There are specialized lubricants available for your rifle. About a drop per year will suffice.
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    Got-R-Did.
    Last edited by Got-R-Did; 08-29-2018 at 05:29 AM.

  12. #12
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    I always have my eye open for high end airguns when I go to gun shops. Most times they don't know what they've got and you can get them cheap. My most recent was a Weihrauch HW35E which was in poor cosmetic condition. I traded a HW70 pistol which was essentially new in box for it and I had $60 in the pistol!

    I refinished the stock on the HW 35 and it is one of my favorite guns now. It looks new and even though it was made in 1979 it runs like new too. The high end Air Guns last forever if they are only taken care of.

    Always looking for another FWB300, and getting one for a song would only be icing on the cake.

    Randy
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    "It's not how well you do what you know how to do,,,It's how well you do what you DON'T know how to do!"
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  13. #13
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    I have a lead on one, but have no idea what a reasonable current price would be.

    Knowing the shooter that it belonged to it was well maintained.
    So what's a reasonable price?
    Nothing is impossible for the person that does not have to do it.

  14. #14
    Boolit Master GARD72977's Avatar
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    500 is reasonable for a very nice one with New style seals. Nice wood brings up the price a little. The more rare stocks and options run up the price.
    " If you cant do it with a 308 , you dont need to do it!

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    Depending on how bad you want it? I paid $400 for mine in 1980 and sold it for a $400 Dental Bill.

    For me the gun was frustrating to shoot because if I missed I knew exactly who's fault it was.

    The gun was a laser. That said, I was an idiot for getting rid of it and would love to have another, but it would have to be a deal or I wouldn't get it.

    I have had two guns I really regretted selling,,, the FWB 300 and my Sako Forester .243 which was also a laser. I bought the Sako in 1971 for $170, sold it in 1980 for $485 and saw one at a gun show last week that was in OK condition for $1500!

    There are times I look in the mirror and see an Idiot! other times not as much.

    Randy
    "It's not how well you do what you know how to do,,,It's how well you do what you DON'T know how to do!"
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  16. #16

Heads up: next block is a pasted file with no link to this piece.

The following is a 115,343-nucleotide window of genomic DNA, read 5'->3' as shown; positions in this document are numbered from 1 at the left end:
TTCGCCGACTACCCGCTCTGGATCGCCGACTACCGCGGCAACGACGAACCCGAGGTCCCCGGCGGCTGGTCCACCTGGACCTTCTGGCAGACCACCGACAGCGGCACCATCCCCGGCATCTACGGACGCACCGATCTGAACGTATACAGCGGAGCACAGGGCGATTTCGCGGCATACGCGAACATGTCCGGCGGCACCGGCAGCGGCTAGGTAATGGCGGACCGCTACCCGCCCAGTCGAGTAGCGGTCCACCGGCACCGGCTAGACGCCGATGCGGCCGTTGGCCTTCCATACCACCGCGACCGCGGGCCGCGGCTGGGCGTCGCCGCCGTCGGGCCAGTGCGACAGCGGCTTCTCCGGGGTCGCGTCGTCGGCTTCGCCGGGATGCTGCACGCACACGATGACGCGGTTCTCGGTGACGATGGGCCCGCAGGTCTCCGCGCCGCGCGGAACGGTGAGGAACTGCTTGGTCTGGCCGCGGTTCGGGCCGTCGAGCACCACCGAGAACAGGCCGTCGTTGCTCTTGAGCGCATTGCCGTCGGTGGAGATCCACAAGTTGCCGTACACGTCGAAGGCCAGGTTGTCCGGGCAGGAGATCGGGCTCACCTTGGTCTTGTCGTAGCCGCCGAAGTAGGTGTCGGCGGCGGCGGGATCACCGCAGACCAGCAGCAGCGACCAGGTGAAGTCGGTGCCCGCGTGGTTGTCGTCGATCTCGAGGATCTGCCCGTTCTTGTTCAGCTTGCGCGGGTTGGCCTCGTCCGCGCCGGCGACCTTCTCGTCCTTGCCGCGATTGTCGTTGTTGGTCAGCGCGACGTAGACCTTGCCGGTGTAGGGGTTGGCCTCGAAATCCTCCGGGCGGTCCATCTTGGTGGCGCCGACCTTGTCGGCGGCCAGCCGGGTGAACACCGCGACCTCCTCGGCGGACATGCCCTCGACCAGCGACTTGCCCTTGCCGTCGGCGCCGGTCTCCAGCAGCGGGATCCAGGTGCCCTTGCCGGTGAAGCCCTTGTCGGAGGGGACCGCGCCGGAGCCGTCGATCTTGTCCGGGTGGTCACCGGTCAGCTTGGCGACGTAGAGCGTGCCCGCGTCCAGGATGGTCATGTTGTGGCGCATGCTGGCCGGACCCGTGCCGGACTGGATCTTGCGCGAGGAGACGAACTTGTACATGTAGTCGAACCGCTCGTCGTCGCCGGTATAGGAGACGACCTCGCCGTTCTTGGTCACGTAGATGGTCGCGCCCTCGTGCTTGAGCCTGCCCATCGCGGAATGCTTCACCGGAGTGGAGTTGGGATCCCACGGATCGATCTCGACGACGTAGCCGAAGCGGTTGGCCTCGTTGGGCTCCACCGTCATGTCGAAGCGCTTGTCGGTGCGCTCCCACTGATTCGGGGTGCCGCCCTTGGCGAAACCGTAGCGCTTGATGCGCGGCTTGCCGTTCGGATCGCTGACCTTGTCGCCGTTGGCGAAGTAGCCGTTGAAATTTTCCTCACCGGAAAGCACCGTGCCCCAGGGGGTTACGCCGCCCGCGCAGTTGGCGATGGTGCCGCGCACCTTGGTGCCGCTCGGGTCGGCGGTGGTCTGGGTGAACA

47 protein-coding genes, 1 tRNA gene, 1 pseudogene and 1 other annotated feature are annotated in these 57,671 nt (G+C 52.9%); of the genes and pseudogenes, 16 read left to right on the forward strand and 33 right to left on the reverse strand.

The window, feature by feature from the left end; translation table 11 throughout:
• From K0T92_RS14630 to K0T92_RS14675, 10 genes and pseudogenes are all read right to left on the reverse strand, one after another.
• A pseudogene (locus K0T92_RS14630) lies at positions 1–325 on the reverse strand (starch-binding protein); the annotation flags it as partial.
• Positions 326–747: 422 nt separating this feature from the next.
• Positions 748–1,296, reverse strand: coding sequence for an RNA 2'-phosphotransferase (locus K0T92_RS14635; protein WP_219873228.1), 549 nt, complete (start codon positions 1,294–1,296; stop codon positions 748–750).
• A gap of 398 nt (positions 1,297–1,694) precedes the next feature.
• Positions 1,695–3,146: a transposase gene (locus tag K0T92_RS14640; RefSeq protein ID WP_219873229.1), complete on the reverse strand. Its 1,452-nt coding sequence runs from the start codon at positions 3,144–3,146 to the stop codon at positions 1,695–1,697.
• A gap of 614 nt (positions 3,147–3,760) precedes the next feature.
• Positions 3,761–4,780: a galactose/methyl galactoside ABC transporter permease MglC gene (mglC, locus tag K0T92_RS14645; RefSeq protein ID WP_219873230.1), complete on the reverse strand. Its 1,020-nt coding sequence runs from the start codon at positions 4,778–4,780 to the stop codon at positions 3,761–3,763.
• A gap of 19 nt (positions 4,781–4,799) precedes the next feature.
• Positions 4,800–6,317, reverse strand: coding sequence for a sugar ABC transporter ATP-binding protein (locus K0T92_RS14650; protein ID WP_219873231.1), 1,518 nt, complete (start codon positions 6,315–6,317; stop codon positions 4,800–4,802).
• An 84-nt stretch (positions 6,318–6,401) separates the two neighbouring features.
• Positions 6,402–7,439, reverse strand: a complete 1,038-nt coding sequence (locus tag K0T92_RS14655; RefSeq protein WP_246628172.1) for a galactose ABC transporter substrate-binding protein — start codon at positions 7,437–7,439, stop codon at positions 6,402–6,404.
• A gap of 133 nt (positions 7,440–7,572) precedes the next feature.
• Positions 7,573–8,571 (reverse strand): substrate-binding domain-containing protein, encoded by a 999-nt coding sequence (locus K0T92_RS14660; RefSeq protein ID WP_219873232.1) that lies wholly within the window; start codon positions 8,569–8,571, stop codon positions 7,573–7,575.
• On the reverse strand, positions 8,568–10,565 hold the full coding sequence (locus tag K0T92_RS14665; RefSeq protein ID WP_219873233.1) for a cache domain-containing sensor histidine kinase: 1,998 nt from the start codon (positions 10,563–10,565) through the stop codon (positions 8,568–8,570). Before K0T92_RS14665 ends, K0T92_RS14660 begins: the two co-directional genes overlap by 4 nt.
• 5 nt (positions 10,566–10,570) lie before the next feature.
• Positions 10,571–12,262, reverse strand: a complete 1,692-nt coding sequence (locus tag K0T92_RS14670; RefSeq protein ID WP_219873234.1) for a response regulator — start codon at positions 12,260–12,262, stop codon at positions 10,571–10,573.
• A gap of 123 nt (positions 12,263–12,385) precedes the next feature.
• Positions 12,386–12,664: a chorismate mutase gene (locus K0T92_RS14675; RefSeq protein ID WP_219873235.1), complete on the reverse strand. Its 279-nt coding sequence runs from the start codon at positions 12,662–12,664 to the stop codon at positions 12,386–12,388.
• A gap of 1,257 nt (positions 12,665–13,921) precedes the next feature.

Boolit Master

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    Gard72977
    Thank you for the information.
    Good to hear that it is worth a bit more than I was expecting. I will see how it shoots and then think about a new seal.
    No matter, it will likely out perform my abilities.
    It is part of take em all or take none deal, but that value makes the overall deal look better, at least reasonable.
    Nothing is impossible for the person that does not have to do it.

  17. #17
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    I have a 300 also that has a left hand stock. It is my practice gun for my offhand shooting. It has helped tremendously. These air rifles are a dream to shoot. Like some of the others have stated if you miss it is you not the rifle.

    gmsharps

  18. #18
    Boolit Master Gunslinger1911's Avatar
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    Absolute tack driver. I also have a running boar 300. Bigger loading port, made for scope use. Have a 32X on mine. Long ago there was an article in Guns and Ammo called "Mini Sniping" by Peter Hathaway Capstick I believe. About what pro African guides do in their off time : snipe 9mm casings at 30 yards with Olympic grade air guns. Great article - got me to buy my 300.
    Taught my boys accuracy with that gun. We had 25 yards in backyard, eventually they graduated to empty 22 casings at 25.

    Lets see if the link works : great read !
    http://www.minisniping.org/articles_petercapstick.html
    Cogno, Ergo, Boom

    If you're gonna be stupid, don't pull up short. Saddle up and ride it all the way in.

  19. #19
    Boolit Master
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    The low effort to cock the FWB 300 was a patented feature, about 1/3 the effort to do versus the competition's model's at the time.

    I've one with the tyrolean stock, pretty much made for offhand shooting only. All what has been said here about their accuracy is true.